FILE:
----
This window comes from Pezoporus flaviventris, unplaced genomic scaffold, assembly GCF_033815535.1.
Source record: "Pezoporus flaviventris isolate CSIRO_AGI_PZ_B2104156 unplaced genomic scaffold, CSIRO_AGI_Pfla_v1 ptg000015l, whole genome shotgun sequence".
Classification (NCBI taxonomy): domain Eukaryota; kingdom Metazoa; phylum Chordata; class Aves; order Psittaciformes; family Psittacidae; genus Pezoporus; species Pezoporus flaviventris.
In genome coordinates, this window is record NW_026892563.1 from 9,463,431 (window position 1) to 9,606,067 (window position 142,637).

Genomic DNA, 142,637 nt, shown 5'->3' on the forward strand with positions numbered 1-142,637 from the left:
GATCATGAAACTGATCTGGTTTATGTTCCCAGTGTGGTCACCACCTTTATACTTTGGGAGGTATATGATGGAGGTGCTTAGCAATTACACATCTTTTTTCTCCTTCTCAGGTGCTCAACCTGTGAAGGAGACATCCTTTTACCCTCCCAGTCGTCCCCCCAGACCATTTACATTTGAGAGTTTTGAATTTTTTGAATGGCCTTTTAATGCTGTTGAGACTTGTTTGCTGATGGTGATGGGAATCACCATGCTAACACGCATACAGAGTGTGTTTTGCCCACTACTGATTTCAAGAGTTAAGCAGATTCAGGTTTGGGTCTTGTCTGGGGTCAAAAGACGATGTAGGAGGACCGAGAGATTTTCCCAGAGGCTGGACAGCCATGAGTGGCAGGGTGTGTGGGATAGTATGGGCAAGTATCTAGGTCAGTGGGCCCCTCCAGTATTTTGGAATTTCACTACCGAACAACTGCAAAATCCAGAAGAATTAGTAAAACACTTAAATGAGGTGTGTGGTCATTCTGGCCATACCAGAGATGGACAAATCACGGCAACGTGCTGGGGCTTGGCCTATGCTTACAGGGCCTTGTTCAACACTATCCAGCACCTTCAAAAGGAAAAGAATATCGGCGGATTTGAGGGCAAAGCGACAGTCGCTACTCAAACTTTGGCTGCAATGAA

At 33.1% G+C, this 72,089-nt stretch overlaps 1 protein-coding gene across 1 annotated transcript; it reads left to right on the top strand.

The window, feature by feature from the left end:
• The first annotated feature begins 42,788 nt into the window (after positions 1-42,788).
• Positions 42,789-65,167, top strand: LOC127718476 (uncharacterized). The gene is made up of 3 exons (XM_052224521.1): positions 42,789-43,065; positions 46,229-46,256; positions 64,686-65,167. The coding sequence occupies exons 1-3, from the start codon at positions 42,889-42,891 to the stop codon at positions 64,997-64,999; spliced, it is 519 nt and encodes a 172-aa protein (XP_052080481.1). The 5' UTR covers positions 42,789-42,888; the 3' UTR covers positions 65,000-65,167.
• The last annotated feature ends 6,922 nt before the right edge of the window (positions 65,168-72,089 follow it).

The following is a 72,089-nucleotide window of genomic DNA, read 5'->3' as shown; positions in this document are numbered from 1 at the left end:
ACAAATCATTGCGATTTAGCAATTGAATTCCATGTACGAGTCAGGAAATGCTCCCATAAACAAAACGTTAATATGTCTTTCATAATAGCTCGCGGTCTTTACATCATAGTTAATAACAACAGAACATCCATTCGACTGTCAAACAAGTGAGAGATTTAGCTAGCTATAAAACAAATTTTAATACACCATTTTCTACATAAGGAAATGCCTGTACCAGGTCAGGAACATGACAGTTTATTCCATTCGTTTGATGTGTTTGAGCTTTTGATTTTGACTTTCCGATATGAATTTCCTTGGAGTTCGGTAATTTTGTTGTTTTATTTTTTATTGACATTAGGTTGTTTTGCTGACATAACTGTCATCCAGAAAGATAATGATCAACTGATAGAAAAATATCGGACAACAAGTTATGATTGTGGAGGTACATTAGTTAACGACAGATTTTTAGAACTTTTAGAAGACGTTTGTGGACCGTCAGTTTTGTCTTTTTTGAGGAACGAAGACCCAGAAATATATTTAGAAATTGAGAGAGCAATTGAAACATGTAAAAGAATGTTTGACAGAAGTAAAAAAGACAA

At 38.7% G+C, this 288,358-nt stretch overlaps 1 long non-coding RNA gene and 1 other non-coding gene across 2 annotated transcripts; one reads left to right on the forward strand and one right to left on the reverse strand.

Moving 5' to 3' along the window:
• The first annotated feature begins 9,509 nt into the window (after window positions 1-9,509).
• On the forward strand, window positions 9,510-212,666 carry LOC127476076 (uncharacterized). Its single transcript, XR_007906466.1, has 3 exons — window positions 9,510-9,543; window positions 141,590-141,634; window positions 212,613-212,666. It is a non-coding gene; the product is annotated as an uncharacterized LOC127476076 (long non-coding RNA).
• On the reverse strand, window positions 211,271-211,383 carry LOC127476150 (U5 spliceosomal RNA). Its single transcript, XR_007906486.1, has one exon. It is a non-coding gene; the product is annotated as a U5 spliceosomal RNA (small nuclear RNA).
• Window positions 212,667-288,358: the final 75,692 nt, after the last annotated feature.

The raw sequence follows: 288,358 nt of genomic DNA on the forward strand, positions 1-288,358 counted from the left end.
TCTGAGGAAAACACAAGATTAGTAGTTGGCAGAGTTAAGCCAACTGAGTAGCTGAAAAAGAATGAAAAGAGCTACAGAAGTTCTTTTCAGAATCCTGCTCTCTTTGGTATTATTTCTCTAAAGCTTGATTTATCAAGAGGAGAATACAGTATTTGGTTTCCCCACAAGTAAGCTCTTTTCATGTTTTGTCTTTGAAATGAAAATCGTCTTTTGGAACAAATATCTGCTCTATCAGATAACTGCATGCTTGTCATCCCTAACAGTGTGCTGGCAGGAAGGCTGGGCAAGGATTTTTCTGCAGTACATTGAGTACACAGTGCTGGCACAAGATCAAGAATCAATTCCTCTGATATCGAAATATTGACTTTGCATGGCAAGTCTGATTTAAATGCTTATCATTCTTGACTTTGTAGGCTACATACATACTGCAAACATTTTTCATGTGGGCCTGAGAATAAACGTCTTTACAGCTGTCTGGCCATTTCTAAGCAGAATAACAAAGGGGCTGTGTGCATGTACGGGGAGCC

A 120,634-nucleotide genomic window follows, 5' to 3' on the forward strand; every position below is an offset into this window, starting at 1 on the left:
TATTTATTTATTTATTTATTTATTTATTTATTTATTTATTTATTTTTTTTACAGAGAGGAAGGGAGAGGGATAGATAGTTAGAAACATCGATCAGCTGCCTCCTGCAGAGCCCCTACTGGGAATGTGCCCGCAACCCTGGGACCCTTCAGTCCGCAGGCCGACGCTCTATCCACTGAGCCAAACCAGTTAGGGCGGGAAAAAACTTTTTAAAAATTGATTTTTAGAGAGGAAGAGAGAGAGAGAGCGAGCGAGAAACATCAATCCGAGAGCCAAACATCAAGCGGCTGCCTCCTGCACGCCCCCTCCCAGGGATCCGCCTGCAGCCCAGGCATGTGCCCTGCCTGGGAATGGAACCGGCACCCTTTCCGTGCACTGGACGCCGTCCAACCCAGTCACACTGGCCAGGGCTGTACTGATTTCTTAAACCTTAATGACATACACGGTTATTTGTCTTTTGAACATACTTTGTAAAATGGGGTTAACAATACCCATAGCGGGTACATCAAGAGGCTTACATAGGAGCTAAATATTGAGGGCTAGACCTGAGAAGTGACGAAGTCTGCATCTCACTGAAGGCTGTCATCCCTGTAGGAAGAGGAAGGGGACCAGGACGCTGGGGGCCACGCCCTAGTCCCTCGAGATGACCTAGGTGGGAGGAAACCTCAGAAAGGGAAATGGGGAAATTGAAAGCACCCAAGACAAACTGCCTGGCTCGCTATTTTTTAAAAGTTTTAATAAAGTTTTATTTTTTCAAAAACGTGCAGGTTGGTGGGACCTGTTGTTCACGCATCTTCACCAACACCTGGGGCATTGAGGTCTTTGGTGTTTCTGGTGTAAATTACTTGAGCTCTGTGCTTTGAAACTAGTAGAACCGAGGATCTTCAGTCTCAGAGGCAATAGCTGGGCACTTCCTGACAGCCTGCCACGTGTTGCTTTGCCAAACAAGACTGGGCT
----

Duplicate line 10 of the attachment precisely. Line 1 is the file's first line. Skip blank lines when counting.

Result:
• Positions 42,789-65,167, top strand: LOC127718476 (uncharacterized). The gene is made up of 3 exons (XM_052224521.1): positions 42,789-43,065; positions 46,229-46,256; positions 64,686-65,167. The coding sequence occupies exons 1-3, from the start codon at positions 42,889-42,891 to the stop codon at positions 64,997-64,999; spliced, it is 519 nt and encodes a 172-aa protein (XP_052080481.1). The 5' UTR covers positions 42,789-42,888; the 3' UTR covers positions 65,000-65,167.